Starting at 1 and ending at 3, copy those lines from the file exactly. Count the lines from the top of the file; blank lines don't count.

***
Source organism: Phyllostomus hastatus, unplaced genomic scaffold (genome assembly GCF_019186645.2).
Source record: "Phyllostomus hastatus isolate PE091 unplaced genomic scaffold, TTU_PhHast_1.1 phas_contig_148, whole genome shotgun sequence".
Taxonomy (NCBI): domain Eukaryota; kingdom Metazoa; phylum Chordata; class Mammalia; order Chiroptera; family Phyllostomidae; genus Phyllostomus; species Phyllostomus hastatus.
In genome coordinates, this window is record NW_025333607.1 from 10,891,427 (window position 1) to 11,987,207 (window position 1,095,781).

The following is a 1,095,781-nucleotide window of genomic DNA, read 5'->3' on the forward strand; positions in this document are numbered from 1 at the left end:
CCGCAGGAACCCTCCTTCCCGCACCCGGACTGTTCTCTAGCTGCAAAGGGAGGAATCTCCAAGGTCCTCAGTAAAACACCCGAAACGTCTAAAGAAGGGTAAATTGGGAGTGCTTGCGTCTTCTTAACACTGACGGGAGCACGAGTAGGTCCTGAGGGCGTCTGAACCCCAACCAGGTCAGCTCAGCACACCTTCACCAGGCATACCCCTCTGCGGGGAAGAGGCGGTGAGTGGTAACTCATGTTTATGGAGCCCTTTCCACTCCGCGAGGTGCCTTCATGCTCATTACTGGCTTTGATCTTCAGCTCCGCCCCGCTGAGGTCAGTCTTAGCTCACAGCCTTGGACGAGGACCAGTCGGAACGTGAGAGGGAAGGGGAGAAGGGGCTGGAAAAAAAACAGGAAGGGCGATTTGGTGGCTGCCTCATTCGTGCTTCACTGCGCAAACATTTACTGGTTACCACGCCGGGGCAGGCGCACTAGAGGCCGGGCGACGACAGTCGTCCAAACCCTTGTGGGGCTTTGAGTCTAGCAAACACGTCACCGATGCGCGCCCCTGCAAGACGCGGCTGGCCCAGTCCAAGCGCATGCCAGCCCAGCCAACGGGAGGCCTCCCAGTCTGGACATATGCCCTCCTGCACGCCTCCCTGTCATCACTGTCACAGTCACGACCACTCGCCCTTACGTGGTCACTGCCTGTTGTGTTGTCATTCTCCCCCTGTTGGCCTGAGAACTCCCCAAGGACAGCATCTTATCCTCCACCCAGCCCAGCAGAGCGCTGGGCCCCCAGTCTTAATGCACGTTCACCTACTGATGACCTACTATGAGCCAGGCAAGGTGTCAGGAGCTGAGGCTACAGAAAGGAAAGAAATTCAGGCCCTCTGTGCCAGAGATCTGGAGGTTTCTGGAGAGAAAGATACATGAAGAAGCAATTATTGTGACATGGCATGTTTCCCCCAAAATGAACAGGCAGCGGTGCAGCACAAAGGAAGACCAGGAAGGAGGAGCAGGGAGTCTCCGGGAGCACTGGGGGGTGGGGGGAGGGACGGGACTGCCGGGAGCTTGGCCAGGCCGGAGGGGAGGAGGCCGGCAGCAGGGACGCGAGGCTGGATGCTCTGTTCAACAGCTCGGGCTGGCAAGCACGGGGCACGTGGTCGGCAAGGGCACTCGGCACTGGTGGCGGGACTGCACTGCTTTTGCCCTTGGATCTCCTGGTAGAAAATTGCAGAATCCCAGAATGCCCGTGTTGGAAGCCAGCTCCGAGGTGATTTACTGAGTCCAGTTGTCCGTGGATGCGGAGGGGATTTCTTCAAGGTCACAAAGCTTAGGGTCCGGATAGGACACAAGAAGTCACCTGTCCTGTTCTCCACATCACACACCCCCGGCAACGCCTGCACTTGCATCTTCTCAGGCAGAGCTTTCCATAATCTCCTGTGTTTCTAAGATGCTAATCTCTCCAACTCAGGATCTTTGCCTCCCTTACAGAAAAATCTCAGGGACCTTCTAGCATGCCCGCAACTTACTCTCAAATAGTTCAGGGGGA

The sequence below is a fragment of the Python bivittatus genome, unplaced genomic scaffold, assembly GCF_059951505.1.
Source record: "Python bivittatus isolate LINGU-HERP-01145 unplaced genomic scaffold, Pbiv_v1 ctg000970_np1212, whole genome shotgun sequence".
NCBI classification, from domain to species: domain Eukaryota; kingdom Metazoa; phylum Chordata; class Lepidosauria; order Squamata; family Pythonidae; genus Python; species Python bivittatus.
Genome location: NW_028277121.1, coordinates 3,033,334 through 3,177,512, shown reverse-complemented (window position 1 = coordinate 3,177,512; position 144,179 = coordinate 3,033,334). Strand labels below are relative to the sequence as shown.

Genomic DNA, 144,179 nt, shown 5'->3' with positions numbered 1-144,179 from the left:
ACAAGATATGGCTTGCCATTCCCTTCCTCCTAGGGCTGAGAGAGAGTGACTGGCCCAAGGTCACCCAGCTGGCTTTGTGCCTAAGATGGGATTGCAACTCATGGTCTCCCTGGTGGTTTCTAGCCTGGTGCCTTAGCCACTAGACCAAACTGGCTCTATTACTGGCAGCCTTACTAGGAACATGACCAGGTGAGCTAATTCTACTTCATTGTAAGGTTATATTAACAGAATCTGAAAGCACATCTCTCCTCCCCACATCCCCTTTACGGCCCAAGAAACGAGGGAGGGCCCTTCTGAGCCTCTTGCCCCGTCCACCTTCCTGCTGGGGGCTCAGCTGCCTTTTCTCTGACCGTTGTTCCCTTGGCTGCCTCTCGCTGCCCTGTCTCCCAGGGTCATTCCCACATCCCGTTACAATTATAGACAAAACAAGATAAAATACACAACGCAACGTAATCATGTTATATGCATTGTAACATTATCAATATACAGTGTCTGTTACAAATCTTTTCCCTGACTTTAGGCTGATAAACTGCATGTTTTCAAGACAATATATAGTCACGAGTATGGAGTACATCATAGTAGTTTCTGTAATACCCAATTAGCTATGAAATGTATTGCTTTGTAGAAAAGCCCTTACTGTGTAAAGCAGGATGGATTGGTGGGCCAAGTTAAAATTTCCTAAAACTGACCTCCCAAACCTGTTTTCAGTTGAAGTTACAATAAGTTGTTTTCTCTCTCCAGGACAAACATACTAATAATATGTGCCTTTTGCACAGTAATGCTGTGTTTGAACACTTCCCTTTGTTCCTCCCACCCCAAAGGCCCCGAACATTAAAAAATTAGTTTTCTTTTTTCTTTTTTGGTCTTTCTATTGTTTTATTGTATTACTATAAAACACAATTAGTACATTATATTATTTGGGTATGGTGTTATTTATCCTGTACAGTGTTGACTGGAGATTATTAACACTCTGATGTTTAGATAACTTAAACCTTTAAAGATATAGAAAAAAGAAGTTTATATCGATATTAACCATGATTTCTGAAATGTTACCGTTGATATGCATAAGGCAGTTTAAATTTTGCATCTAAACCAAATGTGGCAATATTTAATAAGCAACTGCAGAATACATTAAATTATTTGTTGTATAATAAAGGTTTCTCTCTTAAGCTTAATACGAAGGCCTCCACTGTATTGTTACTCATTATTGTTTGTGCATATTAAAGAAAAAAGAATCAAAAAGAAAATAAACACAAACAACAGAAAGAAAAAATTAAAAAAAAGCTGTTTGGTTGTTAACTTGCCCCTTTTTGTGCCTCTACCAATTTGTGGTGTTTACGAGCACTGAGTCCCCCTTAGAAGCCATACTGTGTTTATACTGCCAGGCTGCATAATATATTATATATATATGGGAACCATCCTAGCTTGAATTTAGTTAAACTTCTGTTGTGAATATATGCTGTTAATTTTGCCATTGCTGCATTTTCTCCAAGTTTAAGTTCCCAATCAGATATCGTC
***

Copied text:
Source organism: Phyllostomus hastatus, unplaced genomic scaffold (genome assembly GCF_019186645.2).
Source record: "Phyllostomus hastatus isolate PE091 unplaced genomic scaffold, TTU_PhHast_1.1 phas_contig_148, whole genome shotgun sequence".
Taxonomy (NCBI): domain Eukaryota; kingdom Metazoa; phylum Chordata; class Mammalia; order Chiroptera; family Phyllostomidae; genus Phyllostomus; species Phyllostomus hastatus.